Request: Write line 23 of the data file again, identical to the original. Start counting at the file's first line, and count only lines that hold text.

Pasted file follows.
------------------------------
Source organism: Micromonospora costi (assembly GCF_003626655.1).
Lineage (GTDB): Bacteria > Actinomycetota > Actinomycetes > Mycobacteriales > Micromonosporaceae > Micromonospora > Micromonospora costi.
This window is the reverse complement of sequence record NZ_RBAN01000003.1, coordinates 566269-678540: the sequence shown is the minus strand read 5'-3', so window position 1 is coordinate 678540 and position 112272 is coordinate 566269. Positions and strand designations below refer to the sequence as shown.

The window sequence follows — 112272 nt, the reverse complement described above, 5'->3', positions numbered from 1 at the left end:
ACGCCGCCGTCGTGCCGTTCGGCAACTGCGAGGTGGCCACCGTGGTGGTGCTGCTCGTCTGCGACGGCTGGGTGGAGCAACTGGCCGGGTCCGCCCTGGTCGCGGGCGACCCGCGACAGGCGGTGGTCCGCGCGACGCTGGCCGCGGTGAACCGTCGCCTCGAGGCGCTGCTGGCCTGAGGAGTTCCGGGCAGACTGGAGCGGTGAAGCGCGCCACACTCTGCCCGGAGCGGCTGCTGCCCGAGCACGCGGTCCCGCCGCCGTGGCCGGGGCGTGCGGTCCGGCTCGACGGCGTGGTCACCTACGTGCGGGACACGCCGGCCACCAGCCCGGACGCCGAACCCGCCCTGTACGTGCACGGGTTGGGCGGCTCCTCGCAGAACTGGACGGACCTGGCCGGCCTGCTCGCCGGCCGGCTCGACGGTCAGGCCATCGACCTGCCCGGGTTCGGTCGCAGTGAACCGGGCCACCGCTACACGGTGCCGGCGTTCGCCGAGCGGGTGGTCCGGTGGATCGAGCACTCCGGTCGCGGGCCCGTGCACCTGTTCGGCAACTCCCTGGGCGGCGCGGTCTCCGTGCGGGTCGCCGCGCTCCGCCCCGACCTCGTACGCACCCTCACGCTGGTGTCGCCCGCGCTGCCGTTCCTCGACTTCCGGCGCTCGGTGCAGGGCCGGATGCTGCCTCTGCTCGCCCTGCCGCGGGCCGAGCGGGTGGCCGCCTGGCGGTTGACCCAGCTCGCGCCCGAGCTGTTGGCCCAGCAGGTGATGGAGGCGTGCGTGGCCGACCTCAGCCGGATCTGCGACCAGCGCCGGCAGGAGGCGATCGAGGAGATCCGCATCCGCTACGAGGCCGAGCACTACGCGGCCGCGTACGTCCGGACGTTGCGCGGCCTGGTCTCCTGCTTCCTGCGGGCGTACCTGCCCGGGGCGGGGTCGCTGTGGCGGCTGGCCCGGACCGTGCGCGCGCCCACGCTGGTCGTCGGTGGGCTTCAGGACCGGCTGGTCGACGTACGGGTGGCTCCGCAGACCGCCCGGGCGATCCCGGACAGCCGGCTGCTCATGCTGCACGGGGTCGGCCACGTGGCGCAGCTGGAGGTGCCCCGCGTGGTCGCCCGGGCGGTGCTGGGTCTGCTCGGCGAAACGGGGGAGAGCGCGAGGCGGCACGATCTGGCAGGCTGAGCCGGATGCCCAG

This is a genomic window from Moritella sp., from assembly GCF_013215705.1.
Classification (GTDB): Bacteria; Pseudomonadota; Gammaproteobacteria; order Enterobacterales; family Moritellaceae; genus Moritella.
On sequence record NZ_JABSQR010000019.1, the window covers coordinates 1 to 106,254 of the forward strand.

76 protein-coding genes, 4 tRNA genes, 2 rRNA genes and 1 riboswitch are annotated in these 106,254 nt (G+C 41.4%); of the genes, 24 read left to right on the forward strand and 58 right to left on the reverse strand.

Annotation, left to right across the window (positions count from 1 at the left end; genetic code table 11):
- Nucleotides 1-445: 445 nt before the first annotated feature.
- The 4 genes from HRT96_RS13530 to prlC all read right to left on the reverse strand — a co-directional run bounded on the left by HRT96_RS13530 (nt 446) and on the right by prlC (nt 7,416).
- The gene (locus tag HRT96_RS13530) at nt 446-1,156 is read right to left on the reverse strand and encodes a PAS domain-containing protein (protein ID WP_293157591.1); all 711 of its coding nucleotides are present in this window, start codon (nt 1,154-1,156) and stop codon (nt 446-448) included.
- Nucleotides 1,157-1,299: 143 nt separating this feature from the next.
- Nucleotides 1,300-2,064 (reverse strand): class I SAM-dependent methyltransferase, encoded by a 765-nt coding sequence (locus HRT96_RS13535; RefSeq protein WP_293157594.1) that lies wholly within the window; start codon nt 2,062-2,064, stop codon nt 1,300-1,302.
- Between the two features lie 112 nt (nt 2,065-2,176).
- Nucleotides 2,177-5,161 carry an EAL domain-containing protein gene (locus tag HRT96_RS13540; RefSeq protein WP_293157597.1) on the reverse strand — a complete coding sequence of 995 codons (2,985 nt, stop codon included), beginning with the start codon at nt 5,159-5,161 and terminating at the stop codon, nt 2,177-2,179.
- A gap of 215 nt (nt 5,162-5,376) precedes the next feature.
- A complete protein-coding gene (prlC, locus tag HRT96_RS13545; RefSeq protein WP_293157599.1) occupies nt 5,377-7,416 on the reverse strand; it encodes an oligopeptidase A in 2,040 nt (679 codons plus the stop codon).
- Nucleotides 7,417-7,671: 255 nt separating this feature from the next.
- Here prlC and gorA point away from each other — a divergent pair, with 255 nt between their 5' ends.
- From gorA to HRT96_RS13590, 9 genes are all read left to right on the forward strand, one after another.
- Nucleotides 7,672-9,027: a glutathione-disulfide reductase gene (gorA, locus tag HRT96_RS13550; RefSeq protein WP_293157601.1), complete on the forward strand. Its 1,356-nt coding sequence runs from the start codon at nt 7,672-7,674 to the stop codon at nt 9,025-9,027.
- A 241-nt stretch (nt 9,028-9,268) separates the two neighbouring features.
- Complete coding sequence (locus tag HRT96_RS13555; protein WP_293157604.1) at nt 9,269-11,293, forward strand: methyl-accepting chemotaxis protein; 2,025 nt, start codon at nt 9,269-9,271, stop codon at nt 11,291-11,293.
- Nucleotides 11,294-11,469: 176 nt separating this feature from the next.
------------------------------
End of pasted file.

- Nucleotides 7,672-9,027: a glutathione-disulfide reductase gene (gorA, locus tag HRT96_RS13550; RefSeq protein WP_293157601.1), complete on the forward strand. Its 1,356-nt coding sequence runs from the start codon at nt 7,672-7,674 to the stop codon at nt 9,025-9,027.